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Phase III Study of Dacogen (decitabine) for Injection in Acute Myeloid Leukemia (AML) Presented at ASCO

CHICAGO--(BUSINESS WIRE)--Jun 6, 2011 - Results from the DACO-016 trial of Dacogen® (decitabine) in acute myeloid leukemia (AML) were presented today at the 2011 Annual Meeting of the American Society of Clinical Oncology (ASCO). AML is a life-threatening cancer of the blood for which there are limited treatment options.

The 485-patient, open-label, multi-center study compared Dacogen versus treatment choice (TC) of either supportive care or low-dose cytarabine in older patients with newly diagnosed or secondary AML. The primary endpoint of the study was overall survival.

The results of the analysis showed that at the protocol-defined clinical cutoff, with 396 (81.6%) deaths, Dacogen demonstrated an overall survival advantage but did not demonstrate statistically significant superiority over the control arm. Patients treated with Dacogen had a median survival of 7.7 months (HR 0.85: 95% CI: 6.2, 9.2, p=0.108) versus 5.0 months (95% CI: 4.3, 6.3) in the TC arm.

The updated unplanned analysis, conducted with an additional year of patient follow-up, demonstrated the same median survival benefit for patients treated with Dacogen. With 446 (92%) deaths, it showed that patients in the Dacogen arm had a median survival of 7.7 months vs. 5 months in the TC arm (HR 0.82: 95% CI: 0.68, 0.99: nominal p=0.037).

Adverse events were consistent with the known Dacogen safety profile and without major differences between the treatment arms. The most commonly reported Grade 3 or 4 adverse events were thrombocytopenia (reported in 40%, 32%, 35% and 14% of subjects in the Dacogen, TC, cytarabine and supportive care groups, respectively), anemia (34%, 25%, 27% and 14%, respectively), neutropenia (32%, 42%, 20% and 3%, respectively) and febrile neutropenia (32%, 22%, 25% and 0%, respectively).

“Compared with the accepted standard therapies used in this study to treat older patients with AML, Dacogen showed a clinically relevant overall survival advantage without major differences in safety,” said Dr. Xavier Thomas of the Edouard Herriot Hospital in Lyon, France and one of the lead investigators of the study.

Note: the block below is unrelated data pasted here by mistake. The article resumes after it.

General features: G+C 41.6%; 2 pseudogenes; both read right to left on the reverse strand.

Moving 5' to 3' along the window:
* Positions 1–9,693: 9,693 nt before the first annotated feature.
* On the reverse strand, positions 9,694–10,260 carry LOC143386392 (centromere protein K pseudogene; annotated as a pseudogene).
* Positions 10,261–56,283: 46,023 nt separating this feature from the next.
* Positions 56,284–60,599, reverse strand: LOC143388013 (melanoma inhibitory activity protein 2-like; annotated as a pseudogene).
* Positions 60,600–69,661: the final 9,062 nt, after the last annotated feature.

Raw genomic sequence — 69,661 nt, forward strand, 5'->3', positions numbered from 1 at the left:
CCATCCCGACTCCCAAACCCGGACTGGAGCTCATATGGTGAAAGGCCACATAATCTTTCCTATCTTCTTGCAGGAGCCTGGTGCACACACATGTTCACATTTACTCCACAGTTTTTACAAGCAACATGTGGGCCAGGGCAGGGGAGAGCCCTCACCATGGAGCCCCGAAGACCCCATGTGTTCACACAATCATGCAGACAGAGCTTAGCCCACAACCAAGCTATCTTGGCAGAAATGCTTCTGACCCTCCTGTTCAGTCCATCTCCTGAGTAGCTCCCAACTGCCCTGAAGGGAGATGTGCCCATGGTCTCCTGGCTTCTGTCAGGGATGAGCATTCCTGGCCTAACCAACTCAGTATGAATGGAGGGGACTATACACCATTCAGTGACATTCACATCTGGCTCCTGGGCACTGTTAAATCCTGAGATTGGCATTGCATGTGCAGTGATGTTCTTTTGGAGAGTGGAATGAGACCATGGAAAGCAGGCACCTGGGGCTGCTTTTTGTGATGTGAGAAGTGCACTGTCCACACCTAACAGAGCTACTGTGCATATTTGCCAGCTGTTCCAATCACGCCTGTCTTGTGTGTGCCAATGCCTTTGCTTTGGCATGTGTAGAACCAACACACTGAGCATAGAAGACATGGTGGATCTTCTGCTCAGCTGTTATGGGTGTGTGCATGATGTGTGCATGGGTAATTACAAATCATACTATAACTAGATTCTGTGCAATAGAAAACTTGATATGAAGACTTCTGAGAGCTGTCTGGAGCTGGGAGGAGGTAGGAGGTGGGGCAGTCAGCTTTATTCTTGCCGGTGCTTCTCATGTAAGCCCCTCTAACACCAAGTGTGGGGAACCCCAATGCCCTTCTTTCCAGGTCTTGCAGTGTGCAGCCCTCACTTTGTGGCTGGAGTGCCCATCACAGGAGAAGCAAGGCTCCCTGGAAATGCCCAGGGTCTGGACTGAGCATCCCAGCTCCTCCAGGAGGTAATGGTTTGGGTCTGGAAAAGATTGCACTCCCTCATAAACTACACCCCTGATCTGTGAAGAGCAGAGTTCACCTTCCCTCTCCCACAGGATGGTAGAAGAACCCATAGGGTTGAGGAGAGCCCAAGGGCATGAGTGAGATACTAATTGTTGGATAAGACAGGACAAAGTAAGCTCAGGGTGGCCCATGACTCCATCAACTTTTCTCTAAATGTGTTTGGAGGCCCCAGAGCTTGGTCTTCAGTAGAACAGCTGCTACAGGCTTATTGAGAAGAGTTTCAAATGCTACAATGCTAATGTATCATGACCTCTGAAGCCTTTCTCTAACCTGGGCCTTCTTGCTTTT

About the Study

DACO-016 was a Phase III randomized open-label, multi-center trial comparing DACOGEN versus patient's choice with physician's advice of either supportive care or low-dose cytarabine in patients 65 years and older with newly diagnosed de novo or secondary acute myeloid leukemia (AML) and with poor- or intermediate-risk cytogenetics.

Of the 485 patients, 242 were randomized to Dacogen and 243 to patient's treatment choice of supportive care or low-dose cytarabine. Dacogen was administered at 20 mg/m² for one hour by intravenous infusion once daily for five consecutive days repeated every four weeks, continued as long as the patient derived benefit. Patients treated with cytarabine received 20mg/m² subcutaneously once daily 10 consecutive days every 4 weeks. The median duration of treatment for patients on Dacogen was 4.4 months, compared with 2.4 months in the cytarabine group.

DACO-016 is the largest randomized controlled study in older patients with AML.

About Dacogen

Dacogen is approved for treatment of patients with myelodysplastic syndromes (MDS), including previously treated and untreated, de novo and secondary MDS of all French-American-British (FAB) subtypes (refractory anemia, refractory anemia with ringed sideroblasts, refractory anemia with excess blasts, refractory anemia with excess blasts in transformation, chronic myelomonocytic leukemia), and Intermediate-1, Intermediate-2 and High-Risk International Prognostic Scoring System (IPSS) groups.